Steps in Prototyping Process. The prototyping process consists of four steps as discussed below:
Step 1: Identify the user’s requirements At this stage, the systems person works with the user to understand the requirements as regards the output from the systems. The systems person establishes realistic user expectations, estimates the cost of developing the working prototype, defines data elements required and determines data availability.
Step 2: Develop the initial/working prototype The systems person develops the initial work interactive prototype, which meets the user’s stated basic requirements. The prototype, performing only the basic functions, is then handed over to the user. While developing the prototype, the systems person may use the latest software tools available to speed up application development.
Step 3: Use the prototype for further refinements The user has already received the initial prototype, which he now puts to use. This working with the prototype enables the user to gain hands-on experience with the proposed system and helps him to determine to what extent the prototype meets the user needs/expectations/requirements. The user, rather than the systems person, decides the desired changes for further improving the prototype.
Step 4: Revise and enhance prototype The systems person takes due notice of the changes/modifications suggested by the user and revises, enhances and refines the prototype accordingly. The prototype is then returned to the user, and the process follows steps 3 and 4 in an iterative mode, till the prototype is finally approved by the user and becomes an operational prototype.
Approaches to Developing Prototype Systems Prototype systems could be developed in one of the following ways:
a. Non-functional prototype: This approach is also known as “Rapid Prototyping.” It is a faster way to give the user an opportunity to experiment with the operational aspects of the proposed system. This approach focuses on the following aspects:
i. The user interface
ii. Data entry displays
iii. The system outputs.
This approach enables the systems, person/user, to do away with the time-consuming technical intricacies of interfacing with an actual database while allowing users to familiarise themselves with the proposed user interface and systems input/output.
b. Partially functional prototype: This approach is more sophisticated than the non-functional prototype approach as these prototypes are eventually expected to be enhanced to the level of the fully functional system. The philosophy behind this approach is that the users, especially at the operational level, can work with most of the basic features of the proposed system during an interactive practice session. They will even be able to make routine inquiries to the database. With suitable modifications and several iterations, the prototype emerges as a fully functional information system,
c. Fully functional prototype: Fully functional prototype considered to be the most ambitious approach to prototyping. Such prototypes are, typically, created to enable the user to explore with the system, the focus being on functionality. Considerations such as the volume of work and system efficiency are not of over-riding importance at this stage, as these could be taken care of at a later stage. Unlike the partially functional approach, It must be remembered that the fully functional approach is not intended to result in an operational system. The results of the fully functional approach are well-defined user specifications that can be used by the project team to create an information system that uses resources more efficiently and can handle an increased volume of work.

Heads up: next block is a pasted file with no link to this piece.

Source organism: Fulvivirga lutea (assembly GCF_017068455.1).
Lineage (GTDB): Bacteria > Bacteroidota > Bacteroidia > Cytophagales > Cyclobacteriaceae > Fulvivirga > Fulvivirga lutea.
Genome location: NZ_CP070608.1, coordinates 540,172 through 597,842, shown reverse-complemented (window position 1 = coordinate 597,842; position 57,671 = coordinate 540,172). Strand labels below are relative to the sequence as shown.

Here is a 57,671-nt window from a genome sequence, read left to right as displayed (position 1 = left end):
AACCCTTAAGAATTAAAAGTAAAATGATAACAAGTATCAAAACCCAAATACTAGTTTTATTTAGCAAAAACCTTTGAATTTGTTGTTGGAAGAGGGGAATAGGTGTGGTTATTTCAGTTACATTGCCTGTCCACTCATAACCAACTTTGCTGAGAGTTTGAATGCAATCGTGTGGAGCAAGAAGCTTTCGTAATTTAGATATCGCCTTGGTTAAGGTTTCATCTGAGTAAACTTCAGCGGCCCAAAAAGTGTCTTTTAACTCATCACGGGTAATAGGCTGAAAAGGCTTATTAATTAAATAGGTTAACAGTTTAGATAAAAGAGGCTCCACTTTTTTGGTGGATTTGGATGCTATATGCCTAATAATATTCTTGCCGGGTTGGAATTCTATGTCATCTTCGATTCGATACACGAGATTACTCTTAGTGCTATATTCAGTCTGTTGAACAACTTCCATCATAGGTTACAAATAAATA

Advantages of Prototyping
The major advantages of prototyping could be summarised as follows:
a. Ability to “try out” ideas without incurring large/huge costs.
b. Lower overall development costs when requirements change frequently.
c. The ability to get a functioning system into the hands of the user quickly.
d. Effective division of labor between the user professional and the MIS professional.
e. Reduced application development time to achieve a functioning system.
f. Effective utilization of scarce (human) resources.
g. It is possible/practical to test parts/portions of the system.
h. It can help reduce maintenance.
i. when there is some uncertainty about requirements or design solutions. Requirements may be difficult to specify, in advance or they may change substantially as implementation progresses.
j. It is especially valuable for the design of the end user interface of an information system as it encourages intense end-user involvement throughout the Systems Development Life Cycle.
k. It enables users to react immediately to the parts of the system they will be dealing with.
l. It promises to eliminate/ minimize excess development costs and design flows that occur when requirements are not fully captured the first time around.
Disadvantage of prototyping
a. Prototyping is better suited for smaller/modular applications. b. Applications that are oriented to simple data manipulation and records management are considered good candidates for prototyping.
c. Rapid prototyping can gross over essential steps in systems development.
d. Rapidly developed prototypes may be difficult to maintain and support in a regular production environment.
e. The performance may be somewhat inefficient.
f. As the system can be changed easily, documentation may not be kept up-to-date.
g. The user must be willing and committed to providing ongoing and meaningful feedback.
h. The interactive nature of prototyping demands that the size of the project team is kept as small as possible. As such, each member may not be familiar with all facets of the system.
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